Silicone – Material Science And History

Many of our doorbells, house numbers and signs can be attached using silicone. This relatively young material replaces screws and dowels and makes fastening much easier. But what are silicones anyway, how do you make them, what are their properties, and what are they used for? We are naturally curious and wanted answers to our questions. Since we think that you are also a little curious and would like to find out more about silicones, we wrote down our answers and made a blog article out of them. Come with us on an exciting journey into the world of unique material.

Silicone – What Is It?

Silicones are the name for a group of synthetic polymers. Here silicon atoms are linked with oxygen atoms to form molecular chains, which then look something like a network. But before we torment you with too much chemistry right from the start, we would like to point out what is particularly interesting about silicone. Silicones have an inorganic structure, but at the same time also have organic residues in the form of hydrocarbons. This places the silicones between the silicates and the organic polymers. This hybrid shape gives the material properties that no other plastic can combine.

A Little Journey Through The History

Before we take a closer look at these unique properties and the production and use of silicone, we want to clarify who invented or discovered it. It all started with the English chemist Frederick Stanley Kipping, who experimented with silicon and its compounds. In doing so, by chance, as is usually the case, he discovered a large number of silicon-carbon compounds. He called these resinous products silicon ketones. This is where the term silicone is derived.

The history of silicone (เร ซิ่น) has another striking point in 1940. The US American Eugene C. Rochow and the German Richard Müller, both chemists, found a way of producing methylchloric acid as an intermediate product of the silicone on an industrial scale. But not together, but independently of each other. The manufacturing process is still called Müller-Rochow synthesis today.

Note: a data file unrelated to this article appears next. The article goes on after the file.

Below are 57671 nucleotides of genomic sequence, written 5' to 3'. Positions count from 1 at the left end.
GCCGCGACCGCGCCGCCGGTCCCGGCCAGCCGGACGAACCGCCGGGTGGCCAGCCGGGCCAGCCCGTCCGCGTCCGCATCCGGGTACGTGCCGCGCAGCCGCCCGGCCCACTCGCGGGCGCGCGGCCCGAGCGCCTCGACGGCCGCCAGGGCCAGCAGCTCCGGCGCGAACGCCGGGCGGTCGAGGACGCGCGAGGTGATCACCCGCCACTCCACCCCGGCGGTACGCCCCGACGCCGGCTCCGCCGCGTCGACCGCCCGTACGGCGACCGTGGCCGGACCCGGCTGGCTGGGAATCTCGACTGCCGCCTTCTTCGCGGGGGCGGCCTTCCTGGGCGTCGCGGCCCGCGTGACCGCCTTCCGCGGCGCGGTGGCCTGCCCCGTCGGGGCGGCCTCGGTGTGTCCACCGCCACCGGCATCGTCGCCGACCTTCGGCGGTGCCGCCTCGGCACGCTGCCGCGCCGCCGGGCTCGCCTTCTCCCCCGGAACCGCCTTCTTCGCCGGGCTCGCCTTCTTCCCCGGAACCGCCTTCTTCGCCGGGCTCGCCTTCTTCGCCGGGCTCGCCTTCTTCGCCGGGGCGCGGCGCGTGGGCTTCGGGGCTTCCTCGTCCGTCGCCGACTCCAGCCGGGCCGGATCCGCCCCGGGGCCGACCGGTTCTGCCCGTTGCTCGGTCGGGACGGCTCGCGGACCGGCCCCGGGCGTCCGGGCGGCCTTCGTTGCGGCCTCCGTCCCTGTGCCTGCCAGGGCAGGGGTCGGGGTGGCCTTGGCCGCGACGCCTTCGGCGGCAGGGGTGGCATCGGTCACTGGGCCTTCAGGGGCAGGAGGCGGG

Müller himself continued to research excessively in Radebeul near Dresden. He reports on his breakthrough in the discovery of silicone that he was researching to create an artificial fog that could envelop entire cities. How so? Quite simply, there was no radar yet, and he wanted to make the cities and their targets invisible to an attack with this fog. What he discovered in his experiments was a viscous white mass instead of a mist – the silicone. In the GDR he then succeeded in starting his first silicone production and established an institute for silicone chemistry to be able to conduct more specialized research, also with colleagues.

The Manufacture Of Silicone

Silicon is made from the raw materials silicon, which is ground to fine dust, and methylchlorod. Copper is used as a catalyst for the chemical reaction. It is formed by the above-mentioned Müller-Rochow synthesis converted to chloromethylsilanes. In this process, the chloromethylsilanes are separated into a large number of possible compounds by fractional distillation. Siloxanes can be di-, tri- or also tetrafunctional. There are linear designs, branched polysiloxanes, cyclic and cross-linked, ring-shaped siloxanes.

The many different possibilities of the compounds, which also arise from how many other substituents are bound to the silicon, resulting in the many possible uses and unique properties of the silicone as sanitary silicone, high-temperature silicone, universal silicone, silicone resin, fluorosilicone, liquid silicone, silicone rubber, silicone resin or silicone oil and many other unique silicones.

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